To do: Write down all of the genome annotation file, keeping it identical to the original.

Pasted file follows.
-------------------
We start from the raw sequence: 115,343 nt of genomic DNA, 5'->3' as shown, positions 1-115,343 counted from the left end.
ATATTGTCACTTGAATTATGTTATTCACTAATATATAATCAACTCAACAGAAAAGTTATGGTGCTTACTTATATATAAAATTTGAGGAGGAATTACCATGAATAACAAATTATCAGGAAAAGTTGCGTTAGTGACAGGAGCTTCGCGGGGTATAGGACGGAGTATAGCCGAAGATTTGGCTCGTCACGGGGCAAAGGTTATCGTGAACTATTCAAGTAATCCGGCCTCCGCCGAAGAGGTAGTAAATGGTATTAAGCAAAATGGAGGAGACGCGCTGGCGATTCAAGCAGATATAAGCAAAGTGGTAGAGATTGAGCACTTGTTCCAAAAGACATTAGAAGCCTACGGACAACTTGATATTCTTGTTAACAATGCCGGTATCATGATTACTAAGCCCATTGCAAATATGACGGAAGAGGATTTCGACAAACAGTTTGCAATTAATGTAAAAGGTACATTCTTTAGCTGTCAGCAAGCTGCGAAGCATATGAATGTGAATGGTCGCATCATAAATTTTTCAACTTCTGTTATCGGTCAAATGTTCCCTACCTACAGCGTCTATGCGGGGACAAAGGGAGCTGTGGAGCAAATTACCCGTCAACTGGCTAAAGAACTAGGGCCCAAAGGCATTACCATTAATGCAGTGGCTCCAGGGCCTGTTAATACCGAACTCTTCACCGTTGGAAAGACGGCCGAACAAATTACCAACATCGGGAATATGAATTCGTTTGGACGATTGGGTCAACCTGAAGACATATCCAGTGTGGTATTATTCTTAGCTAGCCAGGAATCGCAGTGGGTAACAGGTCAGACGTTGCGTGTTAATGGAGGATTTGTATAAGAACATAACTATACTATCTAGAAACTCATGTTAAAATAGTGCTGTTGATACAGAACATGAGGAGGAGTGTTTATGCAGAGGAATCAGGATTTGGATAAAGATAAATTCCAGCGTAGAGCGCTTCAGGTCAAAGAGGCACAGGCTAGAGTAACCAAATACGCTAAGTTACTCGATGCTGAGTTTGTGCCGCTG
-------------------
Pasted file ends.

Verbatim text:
We start from the raw sequence: 115,343 nt of genomic DNA, 5'->3' as shown, positions 1-115,343 counted from the left end.
ATATTGTCACTTGAATTATGTTATTCACTAATATATAATCAACTCAACAGAAAAGTTATGGTGCTTACTTATATATAAAATTTGAGGAGGAATTACCATGAATAACAAATTATCAGGAAAAGTTGCGTTAGTGACAGGAGCTTCGCGGGGTATAGGACGGAGTATAGCCGAAGATTTGGCTCGTCACGGGGCAAAGGTTATCGTGAACTATTCAAGTAATCCGGCCTCCGCCGAAGAGGTAGTAAATGGTATTAAGCAAAATGGAGGAGACGCGCTGGCGATTCAAGCAGATATAAGCAAAGTGGTAGAGATTGAGCACTTGTTCCAAAAGACATTAGAAGCCTACGGACAACTTGATATTCTTGTTAACAATGCCGGTATCATGATTACTAAGCCCATTGCAAATATGACGGAAGAGGATTTCGACAAACAGTTTGCAATTAATGTAAAAGGTACATTCTTTAGCTGTCAGCAAGCTGCGAAGCATATGAATGTGAATGGTCGCATCATAAATTTTTCAACTTCTGTTATCGGTCAAATGTTCCCTACCTACAGCGTCTATGCGGGGACAAAGGGAGCTGTGGAGCAAATTACCCGTCAACTGGCTAAAGAACTAGGGCCCAAAGGCATTACCATTAATGCAGTGGCTCCAGGGCCTGTTAATACCGAACTCTTCACCGTTGGAAAGACGGCCGAACAAATTACCAACATCGGGAATATGAATTCGTTTGGACGATTGGGTCAACCTGAAGACATATCCAGTGTGGTATTATTCTTAGCTAGCCAGGAATCGCAGTGGGTAACAGGTCAGACGTTGCGTGTTAATGGAGGATTTGTATAAGAACATAACTATACTATCTAGAAACTCATGTTAAAATAGTGCTGTTGATACAGAACATGAGGAGGAGTGTTTATGCAGAGGAATCAGGATTTGGATAAAGATAAATTCCAGCGTAGAGCGCTTCAGGTCAAAGAGGCACAGGCTAGAGTAACCAAATACGCTAAGTTACTCGATGCTGAGTTTGTGCCGCTG